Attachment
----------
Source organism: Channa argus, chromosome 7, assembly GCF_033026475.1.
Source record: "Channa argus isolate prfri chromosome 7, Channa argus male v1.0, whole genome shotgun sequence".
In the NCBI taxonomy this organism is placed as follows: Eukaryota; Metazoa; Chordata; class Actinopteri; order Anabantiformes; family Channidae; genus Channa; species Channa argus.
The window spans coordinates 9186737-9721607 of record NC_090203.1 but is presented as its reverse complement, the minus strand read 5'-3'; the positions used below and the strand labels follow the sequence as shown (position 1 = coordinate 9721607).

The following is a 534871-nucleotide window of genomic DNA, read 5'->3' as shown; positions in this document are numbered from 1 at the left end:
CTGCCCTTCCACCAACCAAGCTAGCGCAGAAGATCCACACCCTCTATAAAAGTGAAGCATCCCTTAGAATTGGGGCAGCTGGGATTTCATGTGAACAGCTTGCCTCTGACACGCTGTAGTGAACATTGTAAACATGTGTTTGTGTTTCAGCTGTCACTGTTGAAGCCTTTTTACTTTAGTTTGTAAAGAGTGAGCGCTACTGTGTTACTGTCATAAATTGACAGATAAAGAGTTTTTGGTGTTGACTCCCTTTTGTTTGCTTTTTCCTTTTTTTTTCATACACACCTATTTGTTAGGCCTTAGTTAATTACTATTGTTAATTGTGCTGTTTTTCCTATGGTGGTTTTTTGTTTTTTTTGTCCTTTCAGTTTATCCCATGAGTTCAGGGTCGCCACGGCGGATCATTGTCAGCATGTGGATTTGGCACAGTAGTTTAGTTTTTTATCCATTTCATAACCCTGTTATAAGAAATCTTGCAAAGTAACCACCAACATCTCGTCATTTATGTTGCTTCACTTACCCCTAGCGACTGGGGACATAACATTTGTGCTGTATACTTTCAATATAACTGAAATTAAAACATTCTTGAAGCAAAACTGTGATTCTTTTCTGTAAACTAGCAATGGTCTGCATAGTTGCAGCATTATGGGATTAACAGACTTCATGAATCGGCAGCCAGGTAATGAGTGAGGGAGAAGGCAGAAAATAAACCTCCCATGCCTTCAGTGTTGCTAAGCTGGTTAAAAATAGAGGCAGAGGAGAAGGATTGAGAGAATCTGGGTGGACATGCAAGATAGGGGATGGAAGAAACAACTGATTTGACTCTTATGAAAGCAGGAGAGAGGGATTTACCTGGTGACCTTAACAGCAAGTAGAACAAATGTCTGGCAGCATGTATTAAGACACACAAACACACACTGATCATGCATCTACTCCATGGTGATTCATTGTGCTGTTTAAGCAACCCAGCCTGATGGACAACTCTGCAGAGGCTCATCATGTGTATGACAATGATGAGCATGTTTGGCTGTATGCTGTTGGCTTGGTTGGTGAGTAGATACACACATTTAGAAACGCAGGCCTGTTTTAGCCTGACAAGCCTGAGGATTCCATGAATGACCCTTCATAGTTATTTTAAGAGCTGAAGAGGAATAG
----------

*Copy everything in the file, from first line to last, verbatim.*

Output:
Source organism: Channa argus, chromosome 7, assembly GCF_033026475.1.
Source record: "Channa argus isolate prfri chromosome 7, Channa argus male v1.0, whole genome shotgun sequence".
In the NCBI taxonomy this organism is placed as follows: Eukaryota; Metazoa; Chordata; class Actinopteri; order Anabantiformes; family Channidae; genus Channa; species Channa argus.
The window spans coordinates 9186737-9721607 of record NC_090203.1 but is presented as its reverse complement, the minus strand read 5'-3'; the positions used below and the strand labels follow the sequence as shown (position 1 = coordinate 9721607).

The following is a 534871-nucleotide window of genomic DNA, read 5'->3' as shown; positions in this document are numbered from 1 at the left end:
CTGCCCTTCCACCAACCAAGCTAGCGCAGAAGATCCACACCCTCTATAAAAGTGAAGCATCCCTTAGAATTGGGGCAGCTGGGATTTCATGTGAACAGCTTGCCTCTGACACGCTGTAGTGAACATTGTAAACATGTGTTTGTGTTTCAGCTGTCACTGTTGAAGCCTTTTTACTTTAGTTTGTAAAGAGTGAGCGCTACTGTGTTACTGTCATAAATTGACAGATAAAGAGTTTTTGGTGTTGACTCCCTTTTGTTTGCTTTTTCCTTTTTTTTTCATACACACCTATTTGTTAGGCCTTAGTTAATTACTATTGTTAATTGTGCTGTTTTTCCTATGGTGGTTTTTTGTTTTTTTTGTCCTTTCAGTTTATCCCATGAGTTCAGGGTCGCCACGGCGGATCATTGTCAGCATGTGGATTTGGCACAGTAGTTTAGTTTTTTATCCATTTCATAACCCTGTTATAAGAAATCTTGCAAAGTAACCACCAACATCTCGTCATTTATGTTGCTTCACTTACCCCTAGCGACTGGGGACATAACATTTGTGCTGTATACTTTCAATATAACTGAAATTAAAACATTCTTGAAGCAAAACTGTGATTCTTTTCTGTAAACTAGCAATGGTCTGCATAGTTGCAGCATTATGGGATTAACAGACTTCATGAATCGGCAGCCAGGTAATGAGTGAGGGAGAAGGCAGAAAATAAACCTCCCATGCCTTCAGTGTTGCTAAGCTGGTTAAAAATAGAGGCAGAGGAGAAGGATTGAGAGAATCTGGGTGGACATGCAAGATAGGGGATGGAAGAAACAACTGATTTGACTCTTATGAAAGCAGGAGAGAGGGATTTACCTGGTGACCTTAACAGCAAGTAGAACAAATGTCTGGCAGCATGTATTAAGACACACAAACACACACTGATCATGCATCTACTCCATGGTGATTCATTGTGCTGTTTAAGCAACCCAGCCTGATGGACAACTCTGCAGAGGCTCATCATGTGTATGACAATGATGAGCATGTTTGGCTGTATGCTGTTGGCTTGGTTGGTGAGTAGATACACACATTTAGAAACGCAGGCCTGTTTTAGCCTGACAAGCCTGAGGATTCCATGAATGACCCTTCATAGTTATTTTAAGAGCTGAAGAGGAATAG